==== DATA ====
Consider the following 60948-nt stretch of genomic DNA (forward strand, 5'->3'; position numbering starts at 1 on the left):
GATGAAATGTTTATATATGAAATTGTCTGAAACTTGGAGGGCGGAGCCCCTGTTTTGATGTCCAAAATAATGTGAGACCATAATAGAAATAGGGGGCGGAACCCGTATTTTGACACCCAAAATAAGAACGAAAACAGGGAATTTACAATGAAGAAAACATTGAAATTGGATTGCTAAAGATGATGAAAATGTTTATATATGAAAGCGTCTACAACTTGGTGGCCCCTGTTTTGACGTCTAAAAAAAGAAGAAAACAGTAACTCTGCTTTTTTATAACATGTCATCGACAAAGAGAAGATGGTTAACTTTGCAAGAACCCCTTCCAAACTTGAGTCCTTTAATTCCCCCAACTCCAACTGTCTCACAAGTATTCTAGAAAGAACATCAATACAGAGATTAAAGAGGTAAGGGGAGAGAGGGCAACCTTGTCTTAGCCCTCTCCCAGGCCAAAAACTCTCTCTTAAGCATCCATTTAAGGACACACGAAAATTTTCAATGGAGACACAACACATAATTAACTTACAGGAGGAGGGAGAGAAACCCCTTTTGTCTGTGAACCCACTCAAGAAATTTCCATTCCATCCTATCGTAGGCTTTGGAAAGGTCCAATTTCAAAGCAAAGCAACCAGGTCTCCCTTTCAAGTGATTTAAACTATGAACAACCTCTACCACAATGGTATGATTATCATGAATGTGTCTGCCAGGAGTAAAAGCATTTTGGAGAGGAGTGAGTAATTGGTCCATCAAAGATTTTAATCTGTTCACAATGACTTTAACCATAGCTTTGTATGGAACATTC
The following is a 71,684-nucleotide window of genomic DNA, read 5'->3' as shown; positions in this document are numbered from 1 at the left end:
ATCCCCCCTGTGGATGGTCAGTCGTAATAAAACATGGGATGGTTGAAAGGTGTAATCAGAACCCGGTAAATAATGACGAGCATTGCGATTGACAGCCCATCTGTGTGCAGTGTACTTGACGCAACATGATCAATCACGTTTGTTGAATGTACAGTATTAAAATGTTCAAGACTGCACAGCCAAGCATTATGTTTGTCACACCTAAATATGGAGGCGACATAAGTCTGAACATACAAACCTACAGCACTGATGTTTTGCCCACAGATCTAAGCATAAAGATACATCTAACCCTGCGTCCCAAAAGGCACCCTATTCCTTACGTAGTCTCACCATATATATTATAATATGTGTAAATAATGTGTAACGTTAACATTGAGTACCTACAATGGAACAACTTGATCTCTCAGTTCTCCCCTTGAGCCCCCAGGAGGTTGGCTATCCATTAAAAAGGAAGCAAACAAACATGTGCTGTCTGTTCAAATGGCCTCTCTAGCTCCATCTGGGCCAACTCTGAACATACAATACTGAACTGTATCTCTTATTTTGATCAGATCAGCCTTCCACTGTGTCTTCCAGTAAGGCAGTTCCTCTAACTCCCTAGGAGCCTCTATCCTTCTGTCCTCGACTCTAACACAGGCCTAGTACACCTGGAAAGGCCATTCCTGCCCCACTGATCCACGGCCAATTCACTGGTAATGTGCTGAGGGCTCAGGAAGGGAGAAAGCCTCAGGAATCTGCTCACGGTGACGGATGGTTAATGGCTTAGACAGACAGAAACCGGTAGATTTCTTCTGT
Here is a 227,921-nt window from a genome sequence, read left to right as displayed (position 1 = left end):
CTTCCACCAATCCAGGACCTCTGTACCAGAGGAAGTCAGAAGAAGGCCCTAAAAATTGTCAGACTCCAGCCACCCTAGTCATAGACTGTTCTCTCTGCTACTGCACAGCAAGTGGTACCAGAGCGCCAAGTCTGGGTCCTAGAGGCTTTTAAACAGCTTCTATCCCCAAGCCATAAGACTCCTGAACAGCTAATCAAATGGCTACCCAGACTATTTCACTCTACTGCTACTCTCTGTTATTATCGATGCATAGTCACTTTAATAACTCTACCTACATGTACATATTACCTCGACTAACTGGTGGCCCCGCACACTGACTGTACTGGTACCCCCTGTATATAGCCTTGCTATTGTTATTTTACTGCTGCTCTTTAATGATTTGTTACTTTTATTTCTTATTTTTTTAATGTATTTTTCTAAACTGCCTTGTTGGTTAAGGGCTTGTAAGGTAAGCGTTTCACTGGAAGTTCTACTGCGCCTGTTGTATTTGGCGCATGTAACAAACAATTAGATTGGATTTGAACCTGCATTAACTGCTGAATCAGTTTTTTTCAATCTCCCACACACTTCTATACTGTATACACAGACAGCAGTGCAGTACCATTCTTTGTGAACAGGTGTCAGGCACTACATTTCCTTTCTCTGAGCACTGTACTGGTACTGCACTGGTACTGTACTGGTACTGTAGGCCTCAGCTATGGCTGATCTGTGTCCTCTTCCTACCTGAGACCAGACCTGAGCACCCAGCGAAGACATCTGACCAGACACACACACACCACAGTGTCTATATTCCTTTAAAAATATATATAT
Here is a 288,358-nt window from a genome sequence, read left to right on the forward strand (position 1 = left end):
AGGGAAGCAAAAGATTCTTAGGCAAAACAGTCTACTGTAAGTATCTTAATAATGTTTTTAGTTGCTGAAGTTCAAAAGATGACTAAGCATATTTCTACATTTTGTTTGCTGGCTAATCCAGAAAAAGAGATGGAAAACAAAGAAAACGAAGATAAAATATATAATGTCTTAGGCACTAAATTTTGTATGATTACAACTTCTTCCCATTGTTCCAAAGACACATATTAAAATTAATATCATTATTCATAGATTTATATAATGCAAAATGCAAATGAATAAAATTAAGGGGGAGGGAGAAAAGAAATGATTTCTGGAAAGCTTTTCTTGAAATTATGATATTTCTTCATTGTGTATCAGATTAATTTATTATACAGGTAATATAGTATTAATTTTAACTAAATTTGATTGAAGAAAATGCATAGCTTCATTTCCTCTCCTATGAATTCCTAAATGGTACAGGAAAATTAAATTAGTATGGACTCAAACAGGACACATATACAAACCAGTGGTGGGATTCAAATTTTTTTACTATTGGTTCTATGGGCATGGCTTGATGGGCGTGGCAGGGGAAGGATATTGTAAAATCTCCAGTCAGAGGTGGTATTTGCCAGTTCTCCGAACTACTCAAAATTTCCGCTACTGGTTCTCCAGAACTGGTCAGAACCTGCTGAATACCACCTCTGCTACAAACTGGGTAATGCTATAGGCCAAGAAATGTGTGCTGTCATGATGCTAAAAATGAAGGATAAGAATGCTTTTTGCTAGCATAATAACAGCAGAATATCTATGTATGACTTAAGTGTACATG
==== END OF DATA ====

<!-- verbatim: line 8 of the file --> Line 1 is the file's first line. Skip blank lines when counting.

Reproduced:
AGGGAAGCAAAAGATTCTTAGGCAAAACAGTCTACTGTAAGTATCTTAATAATGTTTTTAGTTGCTGAAGTTCAAAAGATGACTAAGCATATTTCTACATTTTGTTTGCTGGCTAATCCAGAAAAAGAGATGGAAAACAAAGAAAACGAAGATAAAATATATAATGTCTTAGGCACTAAATTTTGTATGATTACAACTTCTTCCCATTGTTCCAAAGACACATATTAAAATTAATATCATTATTCATAGATTTATATAATGCAAAATGCAAATGAATAAAATTAAGGGGGAGGGAGAAAAGAAATGATTTCTGGAAAGCTTTTCTTGAAATTATGATATTTCTTCATTGTGTATCAGATTAATTTATTATACAGGTAATATAGTATTAATTTTAACTAAATTTGATTGAAGAAAATGCATAGCTTCATTTCCTCTCCTATGAATTCCTAAATGGTACAGGAAAATTAAATTAGTATGGACTCAAACAGGACACATATACAAACCAGTGGTGGGATTCAAATTTTTTTACTATTGGTTCTATGGGCATGGCTTGATGGGCGTGGCAGGGGAAGGATATTGTAAAATCTCCAGTCAGAGGTGGTATTTGCCAGTTCTCCGAACTACTCAAAATTTCCGCTACTGGTTCTCCAGAACTGGTCAGAACCTGCTGAATACCACCTCTGCTACAAACTGGGTAATGCTATAGGCCAAGAAATGTGTGCTGTCATGATGCTAAAAATGAAGGATAAGAATGCTTTTTGCTAGCATAATAACAGCAGAATATCTATGTATGACTTAAGTGTACATG